Making & Missing Deadlines

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This week I missed my self-imposed deadline for this blog’s posting schedule. An article is supposed to be posted to this blog by Thursday of every week. I have no other commitments with this blog other than the “once a week post by Thursday” rule.

This week I missed my deadline. I failed to post by Thursday.

That is not okay. You can never justify missing a deadline, especially in the world of IT where business plans will be foiled and windows of opportunity will be missed if deadlines are not met. You need to keep your projects on schedule, because other projects are dependent upon them.

Why did I miss my blogging deadline? I was working to meet a deadline for a client.

Some of you might read that and think “Missing your blogging deadline is acceptable in that situation. You do not get paid to write this blog. You have to take care of your work commitments first.”

Not true. All deadlines that you agree to are to be met. I put myself in a position where I had to choose between meeting one deadline over another. I watched a movie last weekend to relax. I could have skipped that and written my blog post. I met with a friend for dinner. I could have left that dinner an hour earlier and written my blog post. I spent a few hours one night designing my new home lab layout. I could have spent one of those hours writing my blog post.

To be completely honest here I am not kicking myself for failing to meet my deadline. I am just not going to make a false justification for not meeting my deadline. You are going to have conflicting obligations. The world is not a perfect place. Deadlines will be missed. We are all only human.

My desire here is not to create a false expectation that my life will run like clockwork and every deadline that I commit to will be met. My concern is that if I do fail to meet a deadline that I do not make an excuse for that failure. Excuses fail to acknowledge that there was a problem, and if you fail to acknowledge that there was a problem you are unlikely to solve that same problem if you should encounter it again.

For example, if you are working on an IT project and you continue to discover new issues that require more and more of your time to design for and solve than you may miss a deadline because of an unexpected increase in your workload. You can make an excuse and blame your missing that deadline on the unexpected increase in your workload and possibly others will be understanding of the situation. After all, you did your best and the project was bigger than you originally thought it was. You would not have committed to the original deadline if you knew just how much work was involved.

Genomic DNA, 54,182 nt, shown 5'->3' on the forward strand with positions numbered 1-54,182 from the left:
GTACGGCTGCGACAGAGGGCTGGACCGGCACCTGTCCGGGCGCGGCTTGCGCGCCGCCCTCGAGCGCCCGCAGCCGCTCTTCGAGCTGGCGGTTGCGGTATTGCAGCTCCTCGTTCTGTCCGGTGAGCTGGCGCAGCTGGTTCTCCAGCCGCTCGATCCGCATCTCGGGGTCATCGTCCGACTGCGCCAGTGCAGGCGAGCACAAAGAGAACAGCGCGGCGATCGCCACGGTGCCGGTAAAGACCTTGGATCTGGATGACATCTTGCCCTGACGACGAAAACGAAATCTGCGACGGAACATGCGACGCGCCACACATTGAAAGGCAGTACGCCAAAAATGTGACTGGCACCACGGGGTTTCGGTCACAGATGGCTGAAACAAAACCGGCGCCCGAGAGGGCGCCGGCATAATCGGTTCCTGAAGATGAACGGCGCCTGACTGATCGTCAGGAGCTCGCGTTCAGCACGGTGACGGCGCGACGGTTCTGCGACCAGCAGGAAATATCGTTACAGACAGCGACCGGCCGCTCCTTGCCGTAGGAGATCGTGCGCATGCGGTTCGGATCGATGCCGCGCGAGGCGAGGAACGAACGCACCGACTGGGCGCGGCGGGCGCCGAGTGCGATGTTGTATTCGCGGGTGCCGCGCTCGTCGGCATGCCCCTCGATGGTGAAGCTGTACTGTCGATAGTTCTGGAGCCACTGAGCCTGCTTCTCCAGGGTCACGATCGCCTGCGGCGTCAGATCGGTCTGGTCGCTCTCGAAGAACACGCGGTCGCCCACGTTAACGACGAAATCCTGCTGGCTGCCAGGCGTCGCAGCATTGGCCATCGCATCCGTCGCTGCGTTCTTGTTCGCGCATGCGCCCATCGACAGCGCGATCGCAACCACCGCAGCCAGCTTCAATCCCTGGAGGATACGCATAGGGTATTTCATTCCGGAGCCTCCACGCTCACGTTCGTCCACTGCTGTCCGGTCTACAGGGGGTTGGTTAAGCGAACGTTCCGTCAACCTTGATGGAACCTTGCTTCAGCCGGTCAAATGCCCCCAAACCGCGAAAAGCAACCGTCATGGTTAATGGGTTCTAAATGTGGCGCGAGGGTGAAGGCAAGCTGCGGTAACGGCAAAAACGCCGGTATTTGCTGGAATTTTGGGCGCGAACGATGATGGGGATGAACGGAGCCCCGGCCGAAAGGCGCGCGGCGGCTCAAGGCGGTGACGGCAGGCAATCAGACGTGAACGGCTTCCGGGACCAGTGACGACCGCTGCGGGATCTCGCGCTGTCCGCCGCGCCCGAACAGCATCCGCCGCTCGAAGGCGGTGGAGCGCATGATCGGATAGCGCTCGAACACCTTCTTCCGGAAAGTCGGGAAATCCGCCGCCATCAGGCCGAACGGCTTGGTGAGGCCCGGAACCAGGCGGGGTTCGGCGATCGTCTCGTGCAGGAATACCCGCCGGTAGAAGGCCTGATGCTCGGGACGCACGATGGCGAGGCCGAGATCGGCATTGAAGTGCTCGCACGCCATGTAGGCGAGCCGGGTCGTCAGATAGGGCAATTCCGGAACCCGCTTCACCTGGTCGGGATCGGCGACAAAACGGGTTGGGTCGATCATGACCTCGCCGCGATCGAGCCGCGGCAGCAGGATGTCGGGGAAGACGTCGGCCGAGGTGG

That sounds very reasonable, but in the end it is bullshit we tell ourselves and others in a childish attempt to avoid being blamed for missing a deadline.

The better approach would be to admit and accept that you missed your deadline. After analyzing how you missed your deadline you conclude that it was because you had to do more work than you originally estimated would be needed for the project. You determine that in order to prevent missing deadlines for the same reason again on future projects you must ask more questions to better determine the scope of the work needed. You then revise your list of questions accordingly and you are now better prepared to make your deadline with your next project.

That is what happened to me this week. I kept uncovering potential problems that needed to be addressed with my client’s environment in my designs. I made my deadline that I had committed to with my client, but to do so I chose to miss making the deadline that I have for this blog. Now I know that I need to ask more questions during the analysis phase of my projects, and I came to that conclusion because I started with an acknowledgement of having missed a deadline instead of simply making an excuse for having missed a deadline.

Keep this article in mind if you ever find yourself in a situation where you missed a deadline. Even if there are good reasons to explain why the deadline was missed do not turn them into excuses to justify a missed deadline. Use those reasons as a starting point for discovering how you can improve your processes, acknowledge that missing the deadline was your fault, and learn from the incident so as to prevent more missed deadlines in the future.

You cannot improve without having first made and acknowledging your mistakes, and IT professionals should always be looking for ways to improve the world around them. Sometimes that means improving ourselves.

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One Response to Making & Missing Deadlines

  1. Pingback: Being Prepared For The Unpredictable - Patrick Benson, IT Professional

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